9. Think positive thoughts and you’ll get through it.” I’m all about positive thinking and spreading happiness everywhere I go. The problem is that positive thinking rarely gets you through a cycle of fear-adrenaline-fear once it has kicked into high gear. So thanks for the idea, but it doesn’t really help fix a panic attack.
  10. Man up!” Seriously?? SMACK!!
Dont forget to pick up your free copy of the anxiety reducer game plan at http://www.anxietyend.com, an eBook that will give you a deeper look into my own personal story as well as help you understand what you need to do if you suffer from generalized anxiety at a deeper level.
Share this with your friends!Share on FacebookShare on Google+Tweet about this on TwitterShare on LinkedIn

Leave a Reply

Your email address will not be published. Required fields are marked *

15 comments on “The Top Ten Things You Should Never Say to a Person with Generalized Anxiety

  1. Melanie Aug 6, 2013

    One of my favorites: “Just relax and don’t stress out!” *tear my hair out*

  2. Reblogged this on Youth Of A Nation…..Bent not Broke and commented:
    Wow! You hit the nail right on the head! Couldn’t agree more

  3. #6, #9, and #10 —— Oh yeah, big hard slap. People have no concept and don’t really want to be educated. Just sweep it under the rug and snap out of it. Grrrrrrrrr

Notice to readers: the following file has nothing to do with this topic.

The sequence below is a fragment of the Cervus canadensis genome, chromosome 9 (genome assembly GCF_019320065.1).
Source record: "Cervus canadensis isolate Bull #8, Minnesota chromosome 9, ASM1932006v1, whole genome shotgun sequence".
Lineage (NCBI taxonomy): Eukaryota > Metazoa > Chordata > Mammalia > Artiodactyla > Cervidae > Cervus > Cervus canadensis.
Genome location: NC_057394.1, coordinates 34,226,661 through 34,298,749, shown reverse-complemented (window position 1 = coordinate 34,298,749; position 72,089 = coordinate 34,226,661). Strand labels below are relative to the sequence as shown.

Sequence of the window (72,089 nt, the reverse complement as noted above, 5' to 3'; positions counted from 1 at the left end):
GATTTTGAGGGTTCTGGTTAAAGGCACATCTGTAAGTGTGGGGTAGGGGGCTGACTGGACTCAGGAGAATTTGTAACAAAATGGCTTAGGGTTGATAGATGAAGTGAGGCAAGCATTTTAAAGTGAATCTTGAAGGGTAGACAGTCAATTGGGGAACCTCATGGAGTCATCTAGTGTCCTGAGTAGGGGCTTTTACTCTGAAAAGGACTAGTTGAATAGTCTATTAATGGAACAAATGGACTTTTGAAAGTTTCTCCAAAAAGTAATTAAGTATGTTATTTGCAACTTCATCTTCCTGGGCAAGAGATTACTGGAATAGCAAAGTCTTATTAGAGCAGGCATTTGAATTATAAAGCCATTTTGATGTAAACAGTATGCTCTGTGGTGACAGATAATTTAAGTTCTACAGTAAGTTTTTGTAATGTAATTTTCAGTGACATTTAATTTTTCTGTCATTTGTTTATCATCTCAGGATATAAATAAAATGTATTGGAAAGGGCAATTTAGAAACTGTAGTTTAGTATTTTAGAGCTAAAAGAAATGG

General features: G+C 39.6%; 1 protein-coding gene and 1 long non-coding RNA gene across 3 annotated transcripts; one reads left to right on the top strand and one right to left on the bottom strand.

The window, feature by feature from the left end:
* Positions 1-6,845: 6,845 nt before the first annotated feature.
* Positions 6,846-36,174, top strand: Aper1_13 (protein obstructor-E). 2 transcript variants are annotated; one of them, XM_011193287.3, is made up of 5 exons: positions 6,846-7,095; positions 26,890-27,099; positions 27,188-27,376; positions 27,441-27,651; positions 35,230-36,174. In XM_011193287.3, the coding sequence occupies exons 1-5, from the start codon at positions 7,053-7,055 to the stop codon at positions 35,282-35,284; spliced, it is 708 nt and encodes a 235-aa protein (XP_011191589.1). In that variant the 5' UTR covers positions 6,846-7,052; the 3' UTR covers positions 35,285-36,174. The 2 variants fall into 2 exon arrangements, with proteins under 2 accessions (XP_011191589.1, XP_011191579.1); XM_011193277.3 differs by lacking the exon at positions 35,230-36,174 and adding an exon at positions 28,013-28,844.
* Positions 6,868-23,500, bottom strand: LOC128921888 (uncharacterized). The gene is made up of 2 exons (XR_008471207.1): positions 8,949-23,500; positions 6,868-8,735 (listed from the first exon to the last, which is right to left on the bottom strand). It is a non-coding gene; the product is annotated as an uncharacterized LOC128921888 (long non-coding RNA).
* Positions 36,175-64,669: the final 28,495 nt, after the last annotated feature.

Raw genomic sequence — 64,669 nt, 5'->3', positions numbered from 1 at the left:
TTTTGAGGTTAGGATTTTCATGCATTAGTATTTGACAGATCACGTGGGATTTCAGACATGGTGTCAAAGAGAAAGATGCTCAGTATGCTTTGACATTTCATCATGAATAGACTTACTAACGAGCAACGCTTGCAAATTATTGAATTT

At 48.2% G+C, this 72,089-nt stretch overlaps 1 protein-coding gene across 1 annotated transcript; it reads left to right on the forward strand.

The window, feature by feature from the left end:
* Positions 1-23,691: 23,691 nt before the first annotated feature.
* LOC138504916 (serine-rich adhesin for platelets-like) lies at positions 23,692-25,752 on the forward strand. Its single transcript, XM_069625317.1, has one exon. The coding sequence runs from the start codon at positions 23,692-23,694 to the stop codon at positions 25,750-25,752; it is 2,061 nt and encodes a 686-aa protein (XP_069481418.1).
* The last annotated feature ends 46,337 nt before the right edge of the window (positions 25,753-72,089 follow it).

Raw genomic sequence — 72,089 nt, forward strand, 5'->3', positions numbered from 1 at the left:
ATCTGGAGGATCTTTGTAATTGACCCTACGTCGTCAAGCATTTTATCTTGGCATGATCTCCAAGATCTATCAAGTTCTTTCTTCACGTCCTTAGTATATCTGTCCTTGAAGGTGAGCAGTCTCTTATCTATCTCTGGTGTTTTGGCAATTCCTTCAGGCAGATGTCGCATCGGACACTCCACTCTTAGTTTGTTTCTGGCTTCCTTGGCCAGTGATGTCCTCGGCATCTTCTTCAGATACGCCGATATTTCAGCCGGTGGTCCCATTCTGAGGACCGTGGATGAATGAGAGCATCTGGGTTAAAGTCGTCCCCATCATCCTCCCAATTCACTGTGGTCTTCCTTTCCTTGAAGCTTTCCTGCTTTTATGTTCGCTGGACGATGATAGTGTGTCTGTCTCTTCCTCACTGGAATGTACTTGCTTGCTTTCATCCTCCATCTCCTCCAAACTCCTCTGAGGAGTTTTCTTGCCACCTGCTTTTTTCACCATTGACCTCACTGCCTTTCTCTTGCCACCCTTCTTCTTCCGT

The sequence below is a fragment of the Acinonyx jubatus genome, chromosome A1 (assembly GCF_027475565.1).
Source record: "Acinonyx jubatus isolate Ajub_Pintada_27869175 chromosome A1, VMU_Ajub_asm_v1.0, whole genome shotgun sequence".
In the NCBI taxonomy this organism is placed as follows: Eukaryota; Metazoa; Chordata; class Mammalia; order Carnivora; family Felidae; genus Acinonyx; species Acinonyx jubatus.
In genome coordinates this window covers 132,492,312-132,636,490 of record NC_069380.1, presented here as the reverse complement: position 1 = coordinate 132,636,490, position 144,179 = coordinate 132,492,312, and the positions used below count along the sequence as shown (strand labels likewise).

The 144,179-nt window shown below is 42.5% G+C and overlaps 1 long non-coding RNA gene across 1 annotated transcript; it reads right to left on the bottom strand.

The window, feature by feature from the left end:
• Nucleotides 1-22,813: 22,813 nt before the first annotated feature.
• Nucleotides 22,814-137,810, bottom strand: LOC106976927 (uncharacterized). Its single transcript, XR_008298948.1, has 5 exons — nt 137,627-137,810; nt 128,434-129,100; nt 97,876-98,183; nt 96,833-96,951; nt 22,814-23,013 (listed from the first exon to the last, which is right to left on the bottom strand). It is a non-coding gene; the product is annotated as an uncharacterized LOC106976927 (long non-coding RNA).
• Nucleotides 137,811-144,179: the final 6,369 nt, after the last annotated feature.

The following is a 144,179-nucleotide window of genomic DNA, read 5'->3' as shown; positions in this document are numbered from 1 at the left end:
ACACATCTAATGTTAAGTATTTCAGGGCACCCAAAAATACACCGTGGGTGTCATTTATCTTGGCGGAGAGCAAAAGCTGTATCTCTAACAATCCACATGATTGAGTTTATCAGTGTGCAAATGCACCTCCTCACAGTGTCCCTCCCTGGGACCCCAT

• Ya my support group always cared very much but had no clue, funny enough one day my best friend got so sick of my anxiety and panic attacks that he decided to buy a book on GAD. The info in that book spread to the rest of my family and all of a sudden I had a REAL support group, if genuine caring is really there these people must take the time to research what’s really going on and stop feeding the issue.

  4. Thank you for the kind instruction and thoughtfulness. I hope many people read and follow your advice.

  5. Funny enough i’m getting much more emails for support from athletes that keep their anxiety issues hidden from teammates, staff etc then I do non athletes. I really do hope people can relate to my story and overcome their GAD etc the way I have, thanks for the comments.

  6. Great points. (Must note to reblog it.)

  7. Reblogged this on Psychic Empaths and commented:
    I really liked the thoughts on this blog and thought it was well worth reblogging. From a Bach Flower Remedy point of view, Aspen is amazing for anxiety.

  8. I saw this on the perfect day. I just picked up some anxiety meds and trying them for the first time in five years. Still don’t know if I have something that should be diagnosed or nothing to complain about. My anxiety and stress happens in peaks. Trying the meds to see what happens. This is good info to know, regardless.

  9. Wonderful blog! I found it while browsing on Yahoo News.
    Do you have any suggestions on how to get listed in Yahoo News?
    I’ve been trying for a while but I never seem to get there!
    Many thanks

    • Thanks for the great feedback! Honestly the anxiety gods must have put me there, because I have no clue but I will definitely research how to get on yahoo news and let you know…

  10. All I can say after reading this is thank you, thank you, thank you!!!!! 🙂